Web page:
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Highlights in the Charts

Open Water by Caleb Azumah Nelson

Review by Arabella Petts


Open Water tells the story of a love affair between two young Black British artists, a photographer and a dancer, their tale intertwined with a celebration of Black joy and artistry. Their relationship evolves and eventually dissolves over the course of the book, with the narrator avidly aware of the white world they inhabit.


This novel has a very different and expressive writing style, giving the narrative a twist on the typical love story. Presented beautifully with precisely placed sentences, the narrative has a rhythmic feel. The use of the second person immediately stands out as bold and unusual, implying the writer may have taken several risks within his prose. The immediacy of the second person creates the same emotional intensity for the reader that the protagonist, the photographer, experiences with the dancer, allowing us to feel every emotion that he does over the course of their relationship much more strongly.


The romance arc is combined with reflections on Black masculinity, making non-Black readers consider their personal, everyday experiences through a political lens. The protagonist continually stresses that he and his community are more than the sum of their traumas, and we can understand that these experiences are politicised out of necessity.


This novel is a pure celebration of Black identity. Referencing Black artistry of all kinds, Nelson fuses the narrative with several achievements of Black innovation, mentioning creatives from musicians such as Dizzee Rascal and directors such as Barry Jenkins, to other authors such as Zadie Smith, drawing attention to their influence on this world. The book also heavily celebrates Black masculinity and race, detailing the everyday experience of being a young Black man in a big city, using language to demonstrate how police profiling and constantly being observed can influence Black men's lives and their ability to make connections with others.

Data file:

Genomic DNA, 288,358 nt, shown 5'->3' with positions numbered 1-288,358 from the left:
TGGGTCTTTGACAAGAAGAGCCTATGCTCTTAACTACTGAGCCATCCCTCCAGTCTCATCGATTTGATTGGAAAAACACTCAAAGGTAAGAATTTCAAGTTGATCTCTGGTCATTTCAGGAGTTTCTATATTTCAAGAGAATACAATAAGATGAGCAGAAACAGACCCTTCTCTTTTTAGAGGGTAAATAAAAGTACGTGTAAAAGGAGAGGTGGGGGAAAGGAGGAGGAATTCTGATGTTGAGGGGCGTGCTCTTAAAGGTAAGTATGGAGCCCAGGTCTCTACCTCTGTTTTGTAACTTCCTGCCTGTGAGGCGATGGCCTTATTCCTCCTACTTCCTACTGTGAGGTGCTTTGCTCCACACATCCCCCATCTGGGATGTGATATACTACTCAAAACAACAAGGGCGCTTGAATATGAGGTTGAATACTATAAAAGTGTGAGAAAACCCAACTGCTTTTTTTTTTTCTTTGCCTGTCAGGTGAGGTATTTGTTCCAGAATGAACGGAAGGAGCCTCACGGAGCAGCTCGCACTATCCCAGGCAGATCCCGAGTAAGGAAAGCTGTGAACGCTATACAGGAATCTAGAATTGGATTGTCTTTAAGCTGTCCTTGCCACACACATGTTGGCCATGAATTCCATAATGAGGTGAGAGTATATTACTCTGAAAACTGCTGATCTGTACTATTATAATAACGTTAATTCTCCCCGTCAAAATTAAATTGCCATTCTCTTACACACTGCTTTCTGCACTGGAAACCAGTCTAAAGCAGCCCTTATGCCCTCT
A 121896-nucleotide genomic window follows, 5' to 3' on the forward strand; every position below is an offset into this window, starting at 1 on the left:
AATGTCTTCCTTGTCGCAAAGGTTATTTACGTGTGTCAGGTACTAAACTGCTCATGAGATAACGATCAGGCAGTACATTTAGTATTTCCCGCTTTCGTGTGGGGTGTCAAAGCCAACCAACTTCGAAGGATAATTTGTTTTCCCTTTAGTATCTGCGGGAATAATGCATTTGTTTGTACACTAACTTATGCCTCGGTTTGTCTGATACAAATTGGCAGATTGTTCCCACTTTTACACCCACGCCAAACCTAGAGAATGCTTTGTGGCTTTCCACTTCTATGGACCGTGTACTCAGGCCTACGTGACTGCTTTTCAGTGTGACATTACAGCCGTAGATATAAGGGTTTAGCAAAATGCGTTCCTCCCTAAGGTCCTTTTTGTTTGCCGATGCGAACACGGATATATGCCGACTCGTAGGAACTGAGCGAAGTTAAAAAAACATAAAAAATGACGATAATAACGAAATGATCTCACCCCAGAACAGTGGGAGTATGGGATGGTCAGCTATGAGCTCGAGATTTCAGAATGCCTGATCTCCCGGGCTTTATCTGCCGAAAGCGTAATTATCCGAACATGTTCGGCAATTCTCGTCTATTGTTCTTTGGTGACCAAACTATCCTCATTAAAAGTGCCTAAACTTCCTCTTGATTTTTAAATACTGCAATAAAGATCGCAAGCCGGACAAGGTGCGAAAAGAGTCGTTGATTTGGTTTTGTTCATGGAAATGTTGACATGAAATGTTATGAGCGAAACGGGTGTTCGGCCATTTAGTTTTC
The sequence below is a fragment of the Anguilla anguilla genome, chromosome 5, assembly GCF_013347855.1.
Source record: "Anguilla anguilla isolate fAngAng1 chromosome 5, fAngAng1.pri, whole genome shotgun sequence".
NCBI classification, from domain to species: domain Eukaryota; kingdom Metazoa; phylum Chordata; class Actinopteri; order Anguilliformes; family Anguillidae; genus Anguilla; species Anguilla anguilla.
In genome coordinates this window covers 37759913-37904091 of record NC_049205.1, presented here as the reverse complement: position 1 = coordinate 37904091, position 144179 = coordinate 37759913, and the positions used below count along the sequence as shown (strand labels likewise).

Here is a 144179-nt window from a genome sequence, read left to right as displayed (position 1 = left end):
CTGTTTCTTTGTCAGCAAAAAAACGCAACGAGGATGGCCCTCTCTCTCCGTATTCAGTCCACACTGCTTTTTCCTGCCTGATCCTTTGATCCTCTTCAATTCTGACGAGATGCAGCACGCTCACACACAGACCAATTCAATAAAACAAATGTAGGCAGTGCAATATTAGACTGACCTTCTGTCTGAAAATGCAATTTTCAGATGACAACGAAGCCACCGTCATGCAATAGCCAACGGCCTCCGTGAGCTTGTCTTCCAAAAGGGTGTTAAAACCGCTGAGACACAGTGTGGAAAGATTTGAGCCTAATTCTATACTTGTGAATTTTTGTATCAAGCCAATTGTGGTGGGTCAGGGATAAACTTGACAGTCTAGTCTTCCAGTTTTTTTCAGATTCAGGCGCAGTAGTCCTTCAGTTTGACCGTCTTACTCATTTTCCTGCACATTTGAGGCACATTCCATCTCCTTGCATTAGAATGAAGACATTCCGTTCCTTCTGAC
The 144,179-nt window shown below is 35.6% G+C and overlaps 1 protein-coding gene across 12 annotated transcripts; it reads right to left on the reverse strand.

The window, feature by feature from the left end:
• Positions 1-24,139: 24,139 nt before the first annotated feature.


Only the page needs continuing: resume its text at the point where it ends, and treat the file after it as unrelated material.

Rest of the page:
Music was clearly very influential to the novel, with song lyrics from Kendrick Lamar scattered throughout the story as a secondary way to communicate what prose alone cannot. An official Open Water playlist created by the publisher is available on online streaming services, with all of the music that is referenced in the novel as well as some songs that inspired his writing, and I’ve been told that listening whilst reading enhances the narrative even further.


After a recent re-read, I stand by my opinion that this is not only a modern classic, but also one of the best books of this century. Almost two years after this incredibly impressive debut, Azumah Nelson’s second novel, Small Worlds, will be published on 11 May, and I don’t doubt it will be just as good as his first.


Educated by Tara Westover

Review by Jenna Tomlinson


I cannot imagine a life where education is withheld from me, particularly not by my own parents nor where the consequence of such curiosity and desire for learning would be having to choose between aspirations and family. Yet, those are precisely the challenges and choices faced by Tara Westover in her memoir Educated.


Born to survivalist Mormon parents in rural Idaho, Westover's family follow a radical branch of Mormonism, with Westover recounting that even in their small community they were considered more fundamental than most. Westover's father led his family with an unpredictable paranoia, creating a tense backdrop for the reader dominated by his zealous abhorrence of all Government facets – particularly medicine and education. Throughout Westover's childhood, morality, religion and community folklore governed and controlled every aspect of her family's lives.


We follow Westover's decision, at seventeen, to be educated; she goes from BYU to Cambridge and eventually Harvard to receive her doctorate. Hard to believe that this was a young woman who, at the start of her journey, had no knowledge of the Holocaust.


Westover's life was not just one of religious challenges. The youngest of seven children, she suffered extreme emotional and physical abuse at the hands of her eldest brother; a trauma, it turns out, that was shared by her sister and other community members. It's a difficult read, but one that eventually illustrates the hold her family's beliefs have over them, when her bravery leads to a confrontation that forces her to make a break from the family.


And yet, Westover discusses parts of her childhood idyllically: the stunning landscape of “The Princess,” a sprawling mountain range beside her home; learning the skills of homeopathic medicine from her mother; finding her beautiful singing voice and being part of community theatre.


It is no surprise that Westover excelled once she found education. Her narrative voice is fresh and she has an honesty which is devoid of bias – shocking for such a heartfelt and emotional tale. For scenarios which she didn't witness first hand or for which her memory is lacking, she offers the variables up for scrutiny as a scientist would, extracting the facts and presenting the most plausible outcome whilst allowing the reader to form their own opinion. If you want a read that shows you absolutely anything is possible whilst also acknowledging such things require sacrifices, then you absolutely must read Educated.

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